But physics professor Michael Zeller, who runs the Physics 165 lab, said he is troubled by the level of student disinterest in labs. Due to medical school requirements, he said, students without much interest in physics end up in his lab.
In the effort to “spice up” his lab, Zeller said he is working with some of his former TAs to change the format of his lab class. He has already begun preventing excessive out-of-lab work by deducting points from long lab reports.
“[Physics 165] is a trivial lab,” Zeller said. “I often joke about how we give kids a spring and a rock and tell them to amuse themselves for an hour and a half with them. Now that I’ve been in it a little I think these labs are pretty good, but what disturbs me is I don’t think the kids are very interested in them.”
Although the many students believe labs deserve more than half a credit, there are some who disagree.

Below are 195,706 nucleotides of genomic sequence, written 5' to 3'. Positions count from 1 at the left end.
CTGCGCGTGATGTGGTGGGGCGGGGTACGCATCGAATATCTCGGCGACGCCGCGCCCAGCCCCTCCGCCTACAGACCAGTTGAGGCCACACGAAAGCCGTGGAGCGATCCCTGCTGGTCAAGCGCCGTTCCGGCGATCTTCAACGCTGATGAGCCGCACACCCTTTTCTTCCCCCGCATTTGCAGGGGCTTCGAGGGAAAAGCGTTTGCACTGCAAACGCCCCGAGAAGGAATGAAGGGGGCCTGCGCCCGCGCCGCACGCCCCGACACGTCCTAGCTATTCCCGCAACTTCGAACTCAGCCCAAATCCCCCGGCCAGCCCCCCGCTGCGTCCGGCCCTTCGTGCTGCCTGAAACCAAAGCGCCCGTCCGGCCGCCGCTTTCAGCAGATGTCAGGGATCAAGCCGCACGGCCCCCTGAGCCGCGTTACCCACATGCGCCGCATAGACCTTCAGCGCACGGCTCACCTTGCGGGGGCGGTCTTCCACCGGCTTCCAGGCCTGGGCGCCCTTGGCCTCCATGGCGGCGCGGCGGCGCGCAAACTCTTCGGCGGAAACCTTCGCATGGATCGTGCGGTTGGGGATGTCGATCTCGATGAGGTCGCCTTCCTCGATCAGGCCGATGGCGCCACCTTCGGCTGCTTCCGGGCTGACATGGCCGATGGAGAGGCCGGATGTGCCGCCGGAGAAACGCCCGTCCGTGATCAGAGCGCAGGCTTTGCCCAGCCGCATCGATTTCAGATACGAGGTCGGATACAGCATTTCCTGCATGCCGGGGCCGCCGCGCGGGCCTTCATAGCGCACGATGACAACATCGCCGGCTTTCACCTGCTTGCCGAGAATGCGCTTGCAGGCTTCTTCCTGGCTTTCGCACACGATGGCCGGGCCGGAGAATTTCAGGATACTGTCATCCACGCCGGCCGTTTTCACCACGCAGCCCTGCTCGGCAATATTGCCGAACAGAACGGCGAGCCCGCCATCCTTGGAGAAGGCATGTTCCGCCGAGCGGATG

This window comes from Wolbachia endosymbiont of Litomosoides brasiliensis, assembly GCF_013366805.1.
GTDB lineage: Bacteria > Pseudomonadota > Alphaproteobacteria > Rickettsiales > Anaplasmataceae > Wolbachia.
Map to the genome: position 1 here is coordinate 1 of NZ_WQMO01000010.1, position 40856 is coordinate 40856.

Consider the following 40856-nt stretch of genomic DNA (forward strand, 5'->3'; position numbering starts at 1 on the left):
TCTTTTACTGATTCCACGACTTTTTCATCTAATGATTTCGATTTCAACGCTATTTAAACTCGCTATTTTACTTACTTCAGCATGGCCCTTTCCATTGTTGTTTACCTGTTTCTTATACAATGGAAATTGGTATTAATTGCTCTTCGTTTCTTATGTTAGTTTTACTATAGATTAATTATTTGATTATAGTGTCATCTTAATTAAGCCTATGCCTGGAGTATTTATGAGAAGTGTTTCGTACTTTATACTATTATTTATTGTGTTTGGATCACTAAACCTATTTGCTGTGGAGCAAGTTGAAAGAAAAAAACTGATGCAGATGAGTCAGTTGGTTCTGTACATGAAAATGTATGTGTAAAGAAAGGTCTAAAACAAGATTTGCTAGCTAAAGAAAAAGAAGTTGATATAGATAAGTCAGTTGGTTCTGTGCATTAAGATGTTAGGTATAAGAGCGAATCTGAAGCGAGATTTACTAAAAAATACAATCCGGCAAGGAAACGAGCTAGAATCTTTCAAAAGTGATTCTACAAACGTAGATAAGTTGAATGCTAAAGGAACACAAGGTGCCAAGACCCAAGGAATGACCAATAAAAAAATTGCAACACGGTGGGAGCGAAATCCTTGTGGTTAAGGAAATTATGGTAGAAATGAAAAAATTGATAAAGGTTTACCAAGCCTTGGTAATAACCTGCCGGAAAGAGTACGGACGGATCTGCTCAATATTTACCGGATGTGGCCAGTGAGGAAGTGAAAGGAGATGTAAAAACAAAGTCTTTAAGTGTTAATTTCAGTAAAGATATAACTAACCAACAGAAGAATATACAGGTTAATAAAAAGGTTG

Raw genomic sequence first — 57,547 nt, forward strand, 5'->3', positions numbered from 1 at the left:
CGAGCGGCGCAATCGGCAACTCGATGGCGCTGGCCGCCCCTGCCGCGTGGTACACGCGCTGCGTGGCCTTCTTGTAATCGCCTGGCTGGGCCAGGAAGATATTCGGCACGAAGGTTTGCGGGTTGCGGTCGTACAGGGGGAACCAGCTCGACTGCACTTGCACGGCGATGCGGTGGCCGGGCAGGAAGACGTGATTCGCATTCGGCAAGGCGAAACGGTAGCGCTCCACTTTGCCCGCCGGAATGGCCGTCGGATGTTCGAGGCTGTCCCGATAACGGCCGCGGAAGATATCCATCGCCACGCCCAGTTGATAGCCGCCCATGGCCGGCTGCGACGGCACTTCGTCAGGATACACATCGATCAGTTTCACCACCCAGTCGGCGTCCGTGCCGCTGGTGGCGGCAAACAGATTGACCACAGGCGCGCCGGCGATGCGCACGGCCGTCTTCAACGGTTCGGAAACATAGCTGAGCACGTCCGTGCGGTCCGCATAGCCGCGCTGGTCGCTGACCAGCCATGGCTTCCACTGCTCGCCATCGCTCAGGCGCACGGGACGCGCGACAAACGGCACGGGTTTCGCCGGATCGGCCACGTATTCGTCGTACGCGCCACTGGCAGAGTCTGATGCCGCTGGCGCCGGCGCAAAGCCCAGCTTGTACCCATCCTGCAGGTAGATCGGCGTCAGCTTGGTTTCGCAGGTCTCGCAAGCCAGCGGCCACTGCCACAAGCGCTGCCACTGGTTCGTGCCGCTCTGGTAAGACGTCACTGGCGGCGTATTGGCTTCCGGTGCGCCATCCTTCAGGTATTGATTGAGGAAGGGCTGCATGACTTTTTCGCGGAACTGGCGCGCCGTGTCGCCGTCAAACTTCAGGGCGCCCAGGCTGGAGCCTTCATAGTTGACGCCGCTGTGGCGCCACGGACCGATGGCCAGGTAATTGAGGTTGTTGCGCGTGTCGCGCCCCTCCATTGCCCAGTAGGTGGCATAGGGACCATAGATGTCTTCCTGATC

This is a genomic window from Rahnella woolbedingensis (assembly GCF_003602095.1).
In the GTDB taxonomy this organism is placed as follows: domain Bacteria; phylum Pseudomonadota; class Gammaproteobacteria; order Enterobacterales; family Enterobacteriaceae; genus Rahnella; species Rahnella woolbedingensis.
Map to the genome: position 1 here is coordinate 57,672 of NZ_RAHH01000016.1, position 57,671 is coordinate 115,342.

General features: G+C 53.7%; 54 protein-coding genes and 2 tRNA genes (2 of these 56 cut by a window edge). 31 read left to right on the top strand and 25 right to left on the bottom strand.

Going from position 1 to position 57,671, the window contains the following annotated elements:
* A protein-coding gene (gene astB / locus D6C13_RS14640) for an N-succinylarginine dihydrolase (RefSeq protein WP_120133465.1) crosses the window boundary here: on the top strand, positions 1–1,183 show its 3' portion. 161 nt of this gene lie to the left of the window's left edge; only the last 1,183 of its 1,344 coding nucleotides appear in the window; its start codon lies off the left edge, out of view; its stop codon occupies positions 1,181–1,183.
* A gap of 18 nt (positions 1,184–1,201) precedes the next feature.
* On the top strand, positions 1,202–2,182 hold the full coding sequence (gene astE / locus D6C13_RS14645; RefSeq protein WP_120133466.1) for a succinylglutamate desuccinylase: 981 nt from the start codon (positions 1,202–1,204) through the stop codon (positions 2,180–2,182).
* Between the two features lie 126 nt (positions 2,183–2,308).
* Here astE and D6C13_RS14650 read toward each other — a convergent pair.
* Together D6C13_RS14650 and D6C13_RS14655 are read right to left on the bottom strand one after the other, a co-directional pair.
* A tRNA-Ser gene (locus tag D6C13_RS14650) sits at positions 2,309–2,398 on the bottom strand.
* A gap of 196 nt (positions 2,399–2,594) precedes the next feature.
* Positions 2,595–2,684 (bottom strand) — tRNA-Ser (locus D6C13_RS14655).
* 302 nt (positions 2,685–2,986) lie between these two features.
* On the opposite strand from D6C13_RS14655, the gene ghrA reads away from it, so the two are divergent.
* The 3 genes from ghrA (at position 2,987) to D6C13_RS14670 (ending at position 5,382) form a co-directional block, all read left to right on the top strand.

“Labs themselves are kind of interesting, but there is a lot of unnecessary work with the repetition of lab write-ups before you get to the lab, during the lab and after the lab,” Alex Chiu ’07 said. “So I don’t necessarily think you should get a full credit for labs — there’s not much to it. It’s not like a lecture course.”
Yet some professors and lab course coordinators, such as Chemistry instructor Narasimhan Ganapathi, said the amount of work involved in most labs warrants a full credit.
“I am in strong support of their feeling, because here at Yale, especially lab courses in chemistry are independent courses that don’t go with lecture courses, and students put in a lot of work,” Ganapathi said.
Though he believes half a credit is sufficient for a lab course, Salovey said he values the contribution of lab classes to a science education.
“It’s really a very different type of experience to learn about something in a hands-on way, as opposed to from a book or from a lecture,” Salovey said. “That tangible experience is the real thing, is something that can add immensely to the learning process.”